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Old 11-10-2013, 10:12 AM   #31
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Start with the potato. Vitamin B complex for starters.
It's not high in B complex vitamins, but is in B6. And B6 isn't a nutrient unique to potatoes, it's available in other foods. Here's a short list:

World's Healthiest Foods rich in vitamin B6
Food - %Daily Value
Tuna 59%
Chicken 34%
Turkey 32%
Potatoes 27%
Cod 26%
Sunflower Seeds 23.5%
Halibut 22.5%
Spinach 22%
Banana 21.5%
Avocado 19%
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Old 11-10-2013, 10:21 AM   #32
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I'm curious about what nutrient(s) is/are found only in carb-rich foods. Without doing any research I'm still pretty confident that the most nutrient dense foods would rank fairly low in the carb arena.
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Start with the potato. Vitamin B complex for starters.
B complex is available from plenty of low carb sources. B12 is only naturally bio-available to humans from animal sources such as meat, fish, milk, and eggs.
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Old 11-10-2013, 11:17 AM   #33
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Lots of fruits and vegetables are high in carbs.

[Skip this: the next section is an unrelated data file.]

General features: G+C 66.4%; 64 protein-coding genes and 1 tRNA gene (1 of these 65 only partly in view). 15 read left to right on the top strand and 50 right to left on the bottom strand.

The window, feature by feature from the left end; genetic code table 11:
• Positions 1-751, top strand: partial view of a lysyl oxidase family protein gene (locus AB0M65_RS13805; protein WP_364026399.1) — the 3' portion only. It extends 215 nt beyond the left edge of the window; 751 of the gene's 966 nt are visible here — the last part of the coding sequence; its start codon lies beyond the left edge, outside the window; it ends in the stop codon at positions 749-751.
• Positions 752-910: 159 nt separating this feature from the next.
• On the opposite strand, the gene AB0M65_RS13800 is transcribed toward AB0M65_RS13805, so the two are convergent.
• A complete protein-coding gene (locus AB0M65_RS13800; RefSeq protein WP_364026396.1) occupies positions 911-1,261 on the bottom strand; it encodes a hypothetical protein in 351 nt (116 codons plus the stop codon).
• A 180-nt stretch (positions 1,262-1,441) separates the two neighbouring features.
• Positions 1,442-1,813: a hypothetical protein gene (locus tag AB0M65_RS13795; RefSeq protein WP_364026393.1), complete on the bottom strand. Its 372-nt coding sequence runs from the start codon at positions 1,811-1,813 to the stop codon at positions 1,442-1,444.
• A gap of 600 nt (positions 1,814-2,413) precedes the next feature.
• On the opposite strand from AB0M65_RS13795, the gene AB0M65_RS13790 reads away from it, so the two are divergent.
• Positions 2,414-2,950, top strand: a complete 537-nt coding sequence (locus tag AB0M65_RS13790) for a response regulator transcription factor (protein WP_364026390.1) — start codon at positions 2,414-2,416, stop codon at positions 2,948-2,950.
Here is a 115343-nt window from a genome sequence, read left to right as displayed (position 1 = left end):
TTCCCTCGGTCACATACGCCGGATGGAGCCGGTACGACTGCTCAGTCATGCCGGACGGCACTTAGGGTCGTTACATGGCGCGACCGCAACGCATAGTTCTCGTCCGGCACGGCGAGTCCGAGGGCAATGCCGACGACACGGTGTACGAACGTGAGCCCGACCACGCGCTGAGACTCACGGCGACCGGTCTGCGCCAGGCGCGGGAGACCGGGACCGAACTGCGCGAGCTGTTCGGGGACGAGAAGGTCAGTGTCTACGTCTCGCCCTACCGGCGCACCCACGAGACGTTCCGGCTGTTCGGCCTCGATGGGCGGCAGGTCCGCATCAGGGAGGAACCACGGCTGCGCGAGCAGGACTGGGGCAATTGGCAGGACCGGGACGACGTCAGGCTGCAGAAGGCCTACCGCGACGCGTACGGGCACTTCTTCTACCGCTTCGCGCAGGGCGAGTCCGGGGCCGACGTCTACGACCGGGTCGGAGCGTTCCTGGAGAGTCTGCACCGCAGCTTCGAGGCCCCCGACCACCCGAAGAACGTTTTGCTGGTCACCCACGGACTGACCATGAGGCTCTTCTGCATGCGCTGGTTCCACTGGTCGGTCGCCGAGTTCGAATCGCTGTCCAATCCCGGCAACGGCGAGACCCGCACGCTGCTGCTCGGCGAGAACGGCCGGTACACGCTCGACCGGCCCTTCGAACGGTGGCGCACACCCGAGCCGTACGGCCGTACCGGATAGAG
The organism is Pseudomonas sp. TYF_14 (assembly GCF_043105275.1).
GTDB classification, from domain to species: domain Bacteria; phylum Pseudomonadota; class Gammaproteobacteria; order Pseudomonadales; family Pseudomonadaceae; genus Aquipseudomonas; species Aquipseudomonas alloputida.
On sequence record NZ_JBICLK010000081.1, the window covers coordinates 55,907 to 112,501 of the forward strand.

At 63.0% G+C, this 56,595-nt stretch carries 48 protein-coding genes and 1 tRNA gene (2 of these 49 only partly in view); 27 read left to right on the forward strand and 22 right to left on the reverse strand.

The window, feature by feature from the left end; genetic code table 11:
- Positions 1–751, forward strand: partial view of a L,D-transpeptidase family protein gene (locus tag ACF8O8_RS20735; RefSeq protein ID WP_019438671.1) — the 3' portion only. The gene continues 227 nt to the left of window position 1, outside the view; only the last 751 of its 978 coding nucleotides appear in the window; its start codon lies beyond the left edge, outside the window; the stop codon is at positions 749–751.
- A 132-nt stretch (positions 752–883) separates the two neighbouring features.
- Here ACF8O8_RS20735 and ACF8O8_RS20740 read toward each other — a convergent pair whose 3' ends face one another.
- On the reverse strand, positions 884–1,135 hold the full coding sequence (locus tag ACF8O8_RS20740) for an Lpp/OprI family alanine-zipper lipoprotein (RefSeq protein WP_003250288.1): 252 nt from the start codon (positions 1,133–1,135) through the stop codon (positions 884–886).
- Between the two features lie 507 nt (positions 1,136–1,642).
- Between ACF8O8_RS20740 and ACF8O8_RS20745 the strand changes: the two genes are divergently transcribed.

IMO, avoiding highly refined carbs is sensible - breads, pasta and rice. But some of these diets advocate avoiding fruits and vegetables as well and replacing the lost nutrients with supplements. This makes no sense to me.
There are always some people who will go overboard. I agree that any diet that needs nutritional supplements is questionable. That includes what many people eat when they aren't "dieting", but they need a multivitamin. I'm not talking about the cases where someone doesn't absorb some nutrients well or is taking medication that interferes with the absorption of some nutrients.

I followed the Atkins diet close to 10 years ago. For the first two weeks, known as induction, there was no fruit and the only allowed vegis are low carb. After that other foods are slowly introduced and daily carb limits are increased. I lost ~50 lbs in a year and a half. My cholesterol levels were good before I started that diet. They were even better after a year of low carb. I won't claim this is the case for everyone.